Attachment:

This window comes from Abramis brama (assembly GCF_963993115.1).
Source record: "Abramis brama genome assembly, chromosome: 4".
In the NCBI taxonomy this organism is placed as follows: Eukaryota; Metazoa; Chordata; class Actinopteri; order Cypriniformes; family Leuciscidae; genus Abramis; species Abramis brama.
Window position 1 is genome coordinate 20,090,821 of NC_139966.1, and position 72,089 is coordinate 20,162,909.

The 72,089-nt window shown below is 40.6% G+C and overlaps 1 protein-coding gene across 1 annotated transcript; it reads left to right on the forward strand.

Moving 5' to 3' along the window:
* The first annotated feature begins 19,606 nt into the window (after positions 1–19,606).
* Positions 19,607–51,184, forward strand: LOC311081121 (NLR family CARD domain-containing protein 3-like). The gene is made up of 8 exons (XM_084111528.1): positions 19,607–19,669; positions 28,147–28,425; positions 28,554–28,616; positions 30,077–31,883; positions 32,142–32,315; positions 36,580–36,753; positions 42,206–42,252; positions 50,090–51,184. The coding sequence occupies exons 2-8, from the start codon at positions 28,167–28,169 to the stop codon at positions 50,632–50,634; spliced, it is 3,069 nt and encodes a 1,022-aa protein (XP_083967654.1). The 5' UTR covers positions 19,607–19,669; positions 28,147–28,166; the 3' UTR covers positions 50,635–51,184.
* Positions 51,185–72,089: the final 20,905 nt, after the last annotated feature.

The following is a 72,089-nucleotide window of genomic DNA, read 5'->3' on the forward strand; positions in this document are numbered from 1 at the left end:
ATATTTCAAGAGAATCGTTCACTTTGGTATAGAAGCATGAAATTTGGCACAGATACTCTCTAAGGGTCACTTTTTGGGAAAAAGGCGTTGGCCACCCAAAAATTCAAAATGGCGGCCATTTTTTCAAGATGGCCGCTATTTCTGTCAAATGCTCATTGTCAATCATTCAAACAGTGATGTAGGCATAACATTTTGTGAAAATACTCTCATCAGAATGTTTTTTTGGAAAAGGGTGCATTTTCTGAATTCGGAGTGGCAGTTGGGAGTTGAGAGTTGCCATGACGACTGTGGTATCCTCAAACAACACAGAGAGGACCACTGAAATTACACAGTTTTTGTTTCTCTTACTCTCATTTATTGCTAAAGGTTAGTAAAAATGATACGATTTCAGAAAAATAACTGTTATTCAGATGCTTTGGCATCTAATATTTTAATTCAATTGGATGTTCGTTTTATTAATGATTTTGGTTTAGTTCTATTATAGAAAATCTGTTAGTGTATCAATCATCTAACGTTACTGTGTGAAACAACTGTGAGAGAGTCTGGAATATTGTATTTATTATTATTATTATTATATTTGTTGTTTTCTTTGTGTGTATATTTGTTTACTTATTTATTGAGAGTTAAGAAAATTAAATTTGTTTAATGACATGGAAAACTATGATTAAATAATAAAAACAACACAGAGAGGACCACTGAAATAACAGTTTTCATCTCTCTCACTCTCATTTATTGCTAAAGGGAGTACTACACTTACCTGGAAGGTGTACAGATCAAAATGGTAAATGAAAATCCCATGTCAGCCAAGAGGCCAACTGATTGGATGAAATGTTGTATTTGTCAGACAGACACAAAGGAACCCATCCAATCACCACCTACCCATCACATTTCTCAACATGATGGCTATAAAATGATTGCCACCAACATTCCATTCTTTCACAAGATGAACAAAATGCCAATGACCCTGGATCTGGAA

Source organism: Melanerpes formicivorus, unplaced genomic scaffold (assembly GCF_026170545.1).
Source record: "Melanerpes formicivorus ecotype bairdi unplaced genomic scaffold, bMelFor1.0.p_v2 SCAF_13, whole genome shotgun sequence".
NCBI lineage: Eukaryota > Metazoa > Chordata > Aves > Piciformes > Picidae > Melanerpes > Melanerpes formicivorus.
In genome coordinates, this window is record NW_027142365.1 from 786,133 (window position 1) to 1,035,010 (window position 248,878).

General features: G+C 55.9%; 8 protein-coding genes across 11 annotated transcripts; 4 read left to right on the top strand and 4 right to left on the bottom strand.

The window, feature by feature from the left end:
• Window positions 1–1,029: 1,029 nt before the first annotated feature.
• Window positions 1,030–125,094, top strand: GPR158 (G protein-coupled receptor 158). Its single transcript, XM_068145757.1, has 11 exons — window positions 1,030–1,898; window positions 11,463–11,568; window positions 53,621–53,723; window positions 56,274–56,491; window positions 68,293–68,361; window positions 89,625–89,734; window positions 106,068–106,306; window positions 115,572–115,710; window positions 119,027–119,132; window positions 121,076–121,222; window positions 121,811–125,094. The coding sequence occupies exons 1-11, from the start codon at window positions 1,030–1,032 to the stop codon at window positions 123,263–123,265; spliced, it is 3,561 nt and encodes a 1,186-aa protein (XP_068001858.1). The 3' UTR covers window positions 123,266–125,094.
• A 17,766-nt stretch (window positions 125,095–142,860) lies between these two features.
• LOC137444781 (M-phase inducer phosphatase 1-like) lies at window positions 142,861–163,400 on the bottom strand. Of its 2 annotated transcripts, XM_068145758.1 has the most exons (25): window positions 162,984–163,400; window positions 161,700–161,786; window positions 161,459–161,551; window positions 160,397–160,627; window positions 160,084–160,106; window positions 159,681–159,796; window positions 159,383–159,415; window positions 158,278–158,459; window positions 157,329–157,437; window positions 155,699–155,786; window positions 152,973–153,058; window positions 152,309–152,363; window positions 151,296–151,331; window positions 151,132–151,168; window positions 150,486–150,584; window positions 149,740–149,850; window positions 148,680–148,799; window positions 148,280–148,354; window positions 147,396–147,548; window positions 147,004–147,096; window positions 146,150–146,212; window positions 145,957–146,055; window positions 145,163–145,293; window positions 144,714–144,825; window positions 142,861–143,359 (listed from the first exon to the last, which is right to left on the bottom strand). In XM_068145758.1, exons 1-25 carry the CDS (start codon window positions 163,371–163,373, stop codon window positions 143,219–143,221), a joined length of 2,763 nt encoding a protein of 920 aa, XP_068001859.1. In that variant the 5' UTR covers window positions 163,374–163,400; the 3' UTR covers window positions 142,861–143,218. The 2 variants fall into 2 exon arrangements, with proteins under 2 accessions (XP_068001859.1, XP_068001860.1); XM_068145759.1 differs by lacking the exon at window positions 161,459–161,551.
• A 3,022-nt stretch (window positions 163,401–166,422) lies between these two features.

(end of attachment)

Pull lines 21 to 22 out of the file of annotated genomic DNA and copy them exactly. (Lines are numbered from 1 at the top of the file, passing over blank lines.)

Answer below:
• LOC137444781 (M-phase inducer phosphatase 1-like) lies at window positions 142,861–163,400 on the bottom strand. Of its 2 annotated transcripts, XM_068145758.1 has the most exons (25): window positions 162,984–163,400; window positions 161,700–161,786; window positions 161,459–161,551; window positions 160,397–160,627; window positions 160,084–160,106; window positions 159,681–159,796; window positions 159,383–159,415; window positions 158,278–158,459; window positions 157,329–157,437; window positions 155,699–155,786; window positions 152,973–153,058; window positions 152,309–152,363; window positions 151,296–151,331; window positions 151,132–151,168; window positions 150,486–150,584; window positions 149,740–149,850; window positions 148,680–148,799; window positions 148,280–148,354; window positions 147,396–147,548; window positions 147,004–147,096; window positions 146,150–146,212; window positions 145,957–146,055; window positions 145,163–145,293; window positions 144,714–144,825; window positions 142,861–143,359 (listed from the first exon to the last, which is right to left on the bottom strand). In XM_068145758.1, exons 1-25 carry the CDS (start codon window positions 163,371–163,373, stop codon window positions 143,219–143,221), a joined length of 2,763 nt encoding a protein of 920 aa, XP_068001859.1. In that variant the 5' UTR covers window positions 163,374–163,400; the 3' UTR covers window positions 142,861–143,218. The 2 variants fall into 2 exon arrangements, with proteins under 2 accessions (XP_068001859.1, XP_068001860.1); XM_068145759.1 differs by lacking the exon at window positions 161,459–161,551.
• A 3,022-nt stretch (window positions 163,401–166,422) lies between these two features.